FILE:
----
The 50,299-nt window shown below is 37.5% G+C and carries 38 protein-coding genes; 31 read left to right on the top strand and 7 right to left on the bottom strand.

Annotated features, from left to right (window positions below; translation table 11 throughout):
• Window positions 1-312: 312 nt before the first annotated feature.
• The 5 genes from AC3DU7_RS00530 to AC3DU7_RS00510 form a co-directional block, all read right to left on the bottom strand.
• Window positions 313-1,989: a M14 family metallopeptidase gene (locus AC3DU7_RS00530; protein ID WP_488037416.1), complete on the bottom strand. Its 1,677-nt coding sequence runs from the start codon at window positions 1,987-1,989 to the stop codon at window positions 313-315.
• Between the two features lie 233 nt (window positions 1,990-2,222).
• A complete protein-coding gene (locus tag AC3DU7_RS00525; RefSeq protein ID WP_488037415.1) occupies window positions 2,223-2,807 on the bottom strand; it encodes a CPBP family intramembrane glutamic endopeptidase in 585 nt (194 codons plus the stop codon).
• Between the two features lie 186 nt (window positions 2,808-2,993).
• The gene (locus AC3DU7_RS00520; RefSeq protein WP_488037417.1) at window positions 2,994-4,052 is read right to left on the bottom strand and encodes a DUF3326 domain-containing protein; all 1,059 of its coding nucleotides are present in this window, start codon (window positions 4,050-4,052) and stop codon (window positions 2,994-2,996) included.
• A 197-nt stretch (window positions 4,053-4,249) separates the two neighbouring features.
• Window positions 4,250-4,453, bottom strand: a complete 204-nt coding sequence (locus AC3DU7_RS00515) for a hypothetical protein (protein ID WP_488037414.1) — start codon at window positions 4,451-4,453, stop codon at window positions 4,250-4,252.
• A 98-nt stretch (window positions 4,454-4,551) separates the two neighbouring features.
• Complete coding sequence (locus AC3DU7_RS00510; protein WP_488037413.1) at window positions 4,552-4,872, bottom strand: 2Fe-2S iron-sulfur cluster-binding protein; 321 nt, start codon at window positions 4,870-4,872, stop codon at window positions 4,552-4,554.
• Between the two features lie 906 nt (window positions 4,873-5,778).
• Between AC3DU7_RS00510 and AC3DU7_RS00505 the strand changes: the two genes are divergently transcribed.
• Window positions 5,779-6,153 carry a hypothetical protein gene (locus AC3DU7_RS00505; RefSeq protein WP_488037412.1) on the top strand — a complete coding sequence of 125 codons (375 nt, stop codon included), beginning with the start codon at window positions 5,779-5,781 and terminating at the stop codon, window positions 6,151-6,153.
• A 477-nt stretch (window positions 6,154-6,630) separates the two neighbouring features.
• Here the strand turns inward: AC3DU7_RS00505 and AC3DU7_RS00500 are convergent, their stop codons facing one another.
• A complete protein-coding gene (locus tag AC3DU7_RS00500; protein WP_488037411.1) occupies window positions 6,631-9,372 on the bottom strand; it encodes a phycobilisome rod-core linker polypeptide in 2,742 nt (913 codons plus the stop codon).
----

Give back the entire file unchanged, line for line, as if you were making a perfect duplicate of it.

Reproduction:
The 50,299-nt window shown below is 37.5% G+C and carries 38 protein-coding genes; 31 read left to right on the top strand and 7 right to left on the bottom strand.

Annotated features, from left to right (window positions below; translation table 11 throughout):
• Window positions 1-312: 312 nt before the first annotated feature.
• The 5 genes from AC3DU7_RS00530 to AC3DU7_RS00510 form a co-directional block, all read right to left on the bottom strand.
• Window positions 313-1,989: a M14 family metallopeptidase gene (locus AC3DU7_RS00530; protein ID WP_488037416.1), complete on the bottom strand. Its 1,677-nt coding sequence runs from the start codon at window positions 1,987-1,989 to the stop codon at window positions 313-315.
• Between the two features lie 233 nt (window positions 1,990-2,222).
• A complete protein-coding gene (locus tag AC3DU7_RS00525; RefSeq protein ID WP_488037415.1) occupies window positions 2,223-2,807 on the bottom strand; it encodes a CPBP family intramembrane glutamic endopeptidase in 585 nt (194 codons plus the stop codon).
• Between the two features lie 186 nt (window positions 2,808-2,993).
• The gene (locus AC3DU7_RS00520; RefSeq protein WP_488037417.1) at window positions 2,994-4,052 is read right to left on the bottom strand and encodes a DUF3326 domain-containing protein; all 1,059 of its coding nucleotides are present in this window, start codon (window positions 4,050-4,052) and stop codon (window positions 2,994-2,996) included.
• A 197-nt stretch (window positions 4,053-4,249) separates the two neighbouring features.
• Window positions 4,250-4,453, bottom strand: a complete 204-nt coding sequence (locus AC3DU7_RS00515) for a hypothetical protein (protein ID WP_488037414.1) — start codon at window positions 4,451-4,453, stop codon at window positions 4,250-4,252.
• A 98-nt stretch (window positions 4,454-4,551) separates the two neighbouring features.
• Complete coding sequence (locus AC3DU7_RS00510; protein WP_488037413.1) at window positions 4,552-4,872, bottom strand: 2Fe-2S iron-sulfur cluster-binding protein; 321 nt, start codon at window positions 4,870-4,872, stop codon at window positions 4,552-4,554.
• Between the two features lie 906 nt (window positions 4,873-5,778).
• Between AC3DU7_RS00510 and AC3DU7_RS00505 the strand changes: the two genes are divergently transcribed.
• Window positions 5,779-6,153 carry a hypothetical protein gene (locus AC3DU7_RS00505; RefSeq protein WP_488037412.1) on the top strand — a complete coding sequence of 125 codons (375 nt, stop codon included), beginning with the start codon at window positions 5,779-5,781 and terminating at the stop codon, window positions 6,151-6,153.
• A 477-nt stretch (window positions 6,154-6,630) separates the two neighbouring features.
• Here the strand turns inward: AC3DU7_RS00505 and AC3DU7_RS00500 are convergent, their stop codons facing one another.
• A complete protein-coding gene (locus tag AC3DU7_RS00500; protein WP_488037411.1) occupies window positions 6,631-9,372 on the bottom strand; it encodes a phycobilisome rod-core linker polypeptide in 2,742 nt (913 codons plus the stop codon).